The relationship between a child and his or her grandparents can be a huge factor in that child’s happiness. Grandparents spoil us, teach us about our family’s history, give us practical skills and shower us with love.
In spite of the importance of the grandparent/grandchild relationship, in some circumstances, a grandparent is cut off from his or her grandchild because of a dispute or disagreement with the child’s parent (or parents), or because the parents choose to end their relationship, thus alienating the non-custodial parent’s family. Sometimes, those disputes are worked out and the grandparent once again gets quality time with the child, but that’s not always what happens. That doesn’t mean that all grandparents in that situation have no recourse, though. In certain situations, Colorado law grants grandparents the right to seek court-ordered visitation with their grandchildren.
It is important to note, however, that not all grandparents are legally permitted to seek visitation, nor are judges required to grant a grandparent’s visitation request. Judges make all custody and visitation decisions on the basis of the child’s best interests, so if a judge determines – after examining all evidence and facts presented – it is not in the child’s best interests to see his or her grandparents, then the request will be denied.
Relevant Colorado law
Colorado Revised Statutes section 19-1-117 provides the circumstances in which grandparents may seek visitation. Parents, in the absence of abuse, neglect or special circumstances, are presumed to have the right and ability to make decisions about who has access to their children, not every grandparent is entitled to request visitation.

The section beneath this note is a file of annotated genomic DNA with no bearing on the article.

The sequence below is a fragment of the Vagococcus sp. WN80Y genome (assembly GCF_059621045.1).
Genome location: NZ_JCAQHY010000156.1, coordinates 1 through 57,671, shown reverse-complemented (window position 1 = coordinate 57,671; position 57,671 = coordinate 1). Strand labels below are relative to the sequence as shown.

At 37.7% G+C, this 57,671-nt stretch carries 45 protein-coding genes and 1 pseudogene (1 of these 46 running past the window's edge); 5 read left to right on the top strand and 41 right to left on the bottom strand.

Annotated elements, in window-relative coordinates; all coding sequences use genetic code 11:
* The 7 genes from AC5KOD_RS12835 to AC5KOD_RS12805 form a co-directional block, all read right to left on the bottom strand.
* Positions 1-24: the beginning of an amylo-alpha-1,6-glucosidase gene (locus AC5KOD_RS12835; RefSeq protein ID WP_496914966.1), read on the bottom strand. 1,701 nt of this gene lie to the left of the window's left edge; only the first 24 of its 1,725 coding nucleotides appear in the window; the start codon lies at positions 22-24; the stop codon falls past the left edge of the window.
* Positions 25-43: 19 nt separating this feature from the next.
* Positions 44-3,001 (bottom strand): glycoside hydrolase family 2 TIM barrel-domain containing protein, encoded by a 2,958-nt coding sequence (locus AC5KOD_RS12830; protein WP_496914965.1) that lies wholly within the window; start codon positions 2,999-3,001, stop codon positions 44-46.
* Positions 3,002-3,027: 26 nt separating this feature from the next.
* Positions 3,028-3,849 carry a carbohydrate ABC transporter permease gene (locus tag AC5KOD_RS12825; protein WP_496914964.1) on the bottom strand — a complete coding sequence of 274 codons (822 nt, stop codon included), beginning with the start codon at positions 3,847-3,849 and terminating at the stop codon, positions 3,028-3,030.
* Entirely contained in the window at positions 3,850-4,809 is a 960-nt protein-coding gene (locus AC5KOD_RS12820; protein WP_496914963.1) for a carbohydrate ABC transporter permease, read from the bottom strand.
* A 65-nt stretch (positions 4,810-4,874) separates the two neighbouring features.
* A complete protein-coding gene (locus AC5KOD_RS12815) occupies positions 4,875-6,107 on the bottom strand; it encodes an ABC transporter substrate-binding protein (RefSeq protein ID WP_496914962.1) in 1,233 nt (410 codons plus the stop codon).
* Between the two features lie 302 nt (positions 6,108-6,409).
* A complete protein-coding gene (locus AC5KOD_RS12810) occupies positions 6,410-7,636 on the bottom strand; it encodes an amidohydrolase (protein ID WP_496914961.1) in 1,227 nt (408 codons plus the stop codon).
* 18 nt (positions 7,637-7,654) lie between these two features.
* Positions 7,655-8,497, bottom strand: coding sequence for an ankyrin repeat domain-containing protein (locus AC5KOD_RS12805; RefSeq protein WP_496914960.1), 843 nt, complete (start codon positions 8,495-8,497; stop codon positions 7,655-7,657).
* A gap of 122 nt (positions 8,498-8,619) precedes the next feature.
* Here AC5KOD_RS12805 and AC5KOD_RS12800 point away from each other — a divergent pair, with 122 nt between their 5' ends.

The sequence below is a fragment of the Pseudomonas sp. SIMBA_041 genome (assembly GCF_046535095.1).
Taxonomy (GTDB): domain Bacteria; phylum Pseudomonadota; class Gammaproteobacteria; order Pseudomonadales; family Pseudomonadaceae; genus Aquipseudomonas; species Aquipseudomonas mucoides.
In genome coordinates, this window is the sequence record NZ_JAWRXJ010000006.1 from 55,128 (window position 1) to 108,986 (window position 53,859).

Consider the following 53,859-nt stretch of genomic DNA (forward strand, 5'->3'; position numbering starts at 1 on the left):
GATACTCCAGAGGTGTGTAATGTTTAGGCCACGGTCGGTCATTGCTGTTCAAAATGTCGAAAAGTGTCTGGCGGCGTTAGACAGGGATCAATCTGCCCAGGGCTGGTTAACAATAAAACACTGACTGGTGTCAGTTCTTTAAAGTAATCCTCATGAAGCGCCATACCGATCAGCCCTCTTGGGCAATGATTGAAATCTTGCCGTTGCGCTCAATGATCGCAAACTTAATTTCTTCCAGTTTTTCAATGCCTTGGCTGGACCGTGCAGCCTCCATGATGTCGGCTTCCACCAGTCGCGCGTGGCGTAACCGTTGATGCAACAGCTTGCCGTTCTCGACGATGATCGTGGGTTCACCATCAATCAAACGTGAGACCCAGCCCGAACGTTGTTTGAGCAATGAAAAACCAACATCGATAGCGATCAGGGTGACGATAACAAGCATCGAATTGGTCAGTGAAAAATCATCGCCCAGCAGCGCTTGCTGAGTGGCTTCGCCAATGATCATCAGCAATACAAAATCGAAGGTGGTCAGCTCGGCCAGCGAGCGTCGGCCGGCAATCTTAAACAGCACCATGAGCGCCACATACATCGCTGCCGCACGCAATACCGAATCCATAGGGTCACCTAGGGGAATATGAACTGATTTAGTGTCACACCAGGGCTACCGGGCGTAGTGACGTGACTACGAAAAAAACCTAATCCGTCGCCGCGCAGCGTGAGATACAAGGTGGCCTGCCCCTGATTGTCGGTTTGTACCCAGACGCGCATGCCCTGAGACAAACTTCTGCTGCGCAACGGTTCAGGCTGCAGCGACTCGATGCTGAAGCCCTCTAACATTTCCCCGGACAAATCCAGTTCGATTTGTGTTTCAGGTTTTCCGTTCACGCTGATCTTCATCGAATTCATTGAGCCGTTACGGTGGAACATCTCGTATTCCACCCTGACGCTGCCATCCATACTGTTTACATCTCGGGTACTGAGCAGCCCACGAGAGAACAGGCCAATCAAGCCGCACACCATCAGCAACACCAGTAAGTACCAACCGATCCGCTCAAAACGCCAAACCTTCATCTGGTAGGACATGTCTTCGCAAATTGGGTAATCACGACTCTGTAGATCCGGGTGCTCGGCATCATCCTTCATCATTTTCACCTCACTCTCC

Under the law, grandparents can seek visitation only if “there is or has been a custody case or a case involving the allocation of parental responsibilities” for their grandchildren. The statute further explains that there are only a few scenarios in which a visitation request will be considered:
- The marriage of the child’s parents has been dissolved (i.e. the parents have been divorced) or annulled
- The parents have legally separated
- Custody of the child has been granted to someone outside the home, or custody has been granted to someone in the home other than the child’s parent
- The child no longer lives in the same home as his or her parent
- The child’s parent (who was the child of the grandparent seeking visitation) has died
One important caveat involves adoptions. If a child has been placed for adoption (by anyone other than a stepparent), or has been legally adopted by someone else, then the grandparents have no right to seek visitation with the child.
Do you still have questions?
If you are unclear about whether or not you have the right to seek visitation with your grandchildren, don’t wait: contact an experienced Colorado family law attorney today. A lawyer can answer your questions, address your concerns, and, if you are eligible, help you file the proper paperwork and supporting documentation necessary to submit a visitation request to the court.